"By your own desire then, I swear. You are not a woman to be left alone if you wanted company." He dropped into a chair, seemed glad to stay. Presently over tea and crumpets, we were really talking of my illness, and if I had permitted it I have no doubt he would have gone into the matter more closely. As it was he warned me solemnly against the nepenthe and suggested I should try codein as an alternative, a suggestion I ignored completely, unfortunately for myself.
"Tell me about your partner," I said, drinking my tea slowly.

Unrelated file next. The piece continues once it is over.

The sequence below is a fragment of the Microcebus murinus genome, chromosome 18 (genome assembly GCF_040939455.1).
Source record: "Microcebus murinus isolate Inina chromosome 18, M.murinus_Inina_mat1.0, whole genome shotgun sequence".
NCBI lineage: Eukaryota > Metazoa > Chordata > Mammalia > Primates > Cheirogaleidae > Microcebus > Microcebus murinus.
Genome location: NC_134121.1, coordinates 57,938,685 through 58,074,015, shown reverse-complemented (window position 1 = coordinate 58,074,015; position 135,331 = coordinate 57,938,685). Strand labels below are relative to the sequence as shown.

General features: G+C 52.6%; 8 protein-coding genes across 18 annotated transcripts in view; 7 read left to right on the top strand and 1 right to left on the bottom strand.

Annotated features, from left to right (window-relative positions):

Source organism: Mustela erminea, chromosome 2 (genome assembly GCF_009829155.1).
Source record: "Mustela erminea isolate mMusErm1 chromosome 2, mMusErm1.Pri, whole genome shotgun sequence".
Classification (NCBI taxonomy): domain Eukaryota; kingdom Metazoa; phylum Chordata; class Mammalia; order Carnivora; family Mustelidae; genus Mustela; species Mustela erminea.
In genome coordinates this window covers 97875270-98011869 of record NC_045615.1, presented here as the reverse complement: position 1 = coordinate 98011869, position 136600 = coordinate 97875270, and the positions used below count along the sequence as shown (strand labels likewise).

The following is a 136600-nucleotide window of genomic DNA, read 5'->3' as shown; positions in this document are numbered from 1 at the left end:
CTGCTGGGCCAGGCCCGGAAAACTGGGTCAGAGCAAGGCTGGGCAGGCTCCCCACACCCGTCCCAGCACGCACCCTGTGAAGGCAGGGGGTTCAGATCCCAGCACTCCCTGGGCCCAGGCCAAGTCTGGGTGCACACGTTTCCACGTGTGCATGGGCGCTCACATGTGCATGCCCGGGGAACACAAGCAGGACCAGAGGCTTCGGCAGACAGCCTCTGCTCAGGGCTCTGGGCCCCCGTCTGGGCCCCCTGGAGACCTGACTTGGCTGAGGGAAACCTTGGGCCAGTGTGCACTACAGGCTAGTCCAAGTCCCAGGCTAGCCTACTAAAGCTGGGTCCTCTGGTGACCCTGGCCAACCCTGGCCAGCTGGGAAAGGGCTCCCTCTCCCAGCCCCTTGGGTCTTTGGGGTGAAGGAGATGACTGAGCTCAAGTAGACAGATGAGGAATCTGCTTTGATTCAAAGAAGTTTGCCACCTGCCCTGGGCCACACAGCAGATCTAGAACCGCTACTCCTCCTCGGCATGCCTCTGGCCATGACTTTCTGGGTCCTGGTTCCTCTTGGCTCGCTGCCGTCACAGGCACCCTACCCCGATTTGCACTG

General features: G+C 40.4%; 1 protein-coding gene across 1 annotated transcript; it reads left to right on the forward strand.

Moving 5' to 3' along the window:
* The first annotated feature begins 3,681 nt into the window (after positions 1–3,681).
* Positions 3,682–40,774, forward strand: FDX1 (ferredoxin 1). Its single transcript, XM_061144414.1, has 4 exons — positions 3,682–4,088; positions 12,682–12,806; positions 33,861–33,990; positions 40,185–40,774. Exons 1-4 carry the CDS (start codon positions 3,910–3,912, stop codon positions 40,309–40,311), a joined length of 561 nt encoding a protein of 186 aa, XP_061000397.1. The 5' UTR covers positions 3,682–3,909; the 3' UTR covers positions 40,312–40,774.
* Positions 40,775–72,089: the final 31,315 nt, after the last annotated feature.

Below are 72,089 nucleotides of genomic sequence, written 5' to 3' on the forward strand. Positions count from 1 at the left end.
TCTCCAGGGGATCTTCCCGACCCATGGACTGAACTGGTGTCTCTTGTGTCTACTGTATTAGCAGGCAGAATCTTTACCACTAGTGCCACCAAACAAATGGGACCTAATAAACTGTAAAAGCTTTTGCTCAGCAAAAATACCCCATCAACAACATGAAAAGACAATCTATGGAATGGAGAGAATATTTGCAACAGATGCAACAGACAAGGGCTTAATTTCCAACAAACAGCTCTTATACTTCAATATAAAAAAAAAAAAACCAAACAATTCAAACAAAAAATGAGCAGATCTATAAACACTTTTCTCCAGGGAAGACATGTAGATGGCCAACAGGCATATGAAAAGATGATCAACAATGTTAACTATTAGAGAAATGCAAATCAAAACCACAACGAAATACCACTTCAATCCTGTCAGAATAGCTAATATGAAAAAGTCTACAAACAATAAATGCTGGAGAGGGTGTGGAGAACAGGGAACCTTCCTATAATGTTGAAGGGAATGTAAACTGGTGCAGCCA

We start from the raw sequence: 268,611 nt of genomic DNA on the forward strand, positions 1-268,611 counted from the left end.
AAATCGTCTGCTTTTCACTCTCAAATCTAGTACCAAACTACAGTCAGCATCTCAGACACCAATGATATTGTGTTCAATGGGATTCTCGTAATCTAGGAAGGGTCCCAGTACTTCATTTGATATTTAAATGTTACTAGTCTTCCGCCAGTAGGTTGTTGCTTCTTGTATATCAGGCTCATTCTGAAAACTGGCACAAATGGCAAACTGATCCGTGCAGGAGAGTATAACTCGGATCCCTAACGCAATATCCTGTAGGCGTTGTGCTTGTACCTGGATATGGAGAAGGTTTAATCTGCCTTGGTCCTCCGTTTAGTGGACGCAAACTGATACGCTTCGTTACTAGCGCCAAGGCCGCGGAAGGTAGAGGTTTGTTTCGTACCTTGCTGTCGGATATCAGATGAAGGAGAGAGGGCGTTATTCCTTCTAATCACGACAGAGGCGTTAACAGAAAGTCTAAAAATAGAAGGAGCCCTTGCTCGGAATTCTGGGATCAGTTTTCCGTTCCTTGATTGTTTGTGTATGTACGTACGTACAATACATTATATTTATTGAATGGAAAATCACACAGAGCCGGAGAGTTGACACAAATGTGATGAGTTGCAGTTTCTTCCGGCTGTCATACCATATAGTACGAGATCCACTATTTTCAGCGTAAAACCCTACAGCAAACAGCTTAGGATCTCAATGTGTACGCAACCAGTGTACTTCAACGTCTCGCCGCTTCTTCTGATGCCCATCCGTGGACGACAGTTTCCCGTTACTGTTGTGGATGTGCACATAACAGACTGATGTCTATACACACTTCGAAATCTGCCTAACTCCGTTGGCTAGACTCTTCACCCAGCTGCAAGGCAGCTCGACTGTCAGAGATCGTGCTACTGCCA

"Oh! you'll like him, all the ladies like him. He is very spruce and rather handsome; dapper, band-boxy. Not tall, turning grey ..."
"Did she like him?" I persisted.
"She would not have him near her. After his first visit she denied herself to him all the time. He used to talk to me about her, he could never understand it, he was not used to that sort of treatment, he is a tremendous favourite about here."
"What did she say of him?"
"That he grinned like a Cheshire cat, talked in clichés, rubbed his hands and seemed glad when she suffered. He has a very cheerful bedside manner; most people like it."
"I quite understand. I won't have him. Mind that; don't send him to see me, because I won't see him. I'd rather put up with you." I have explained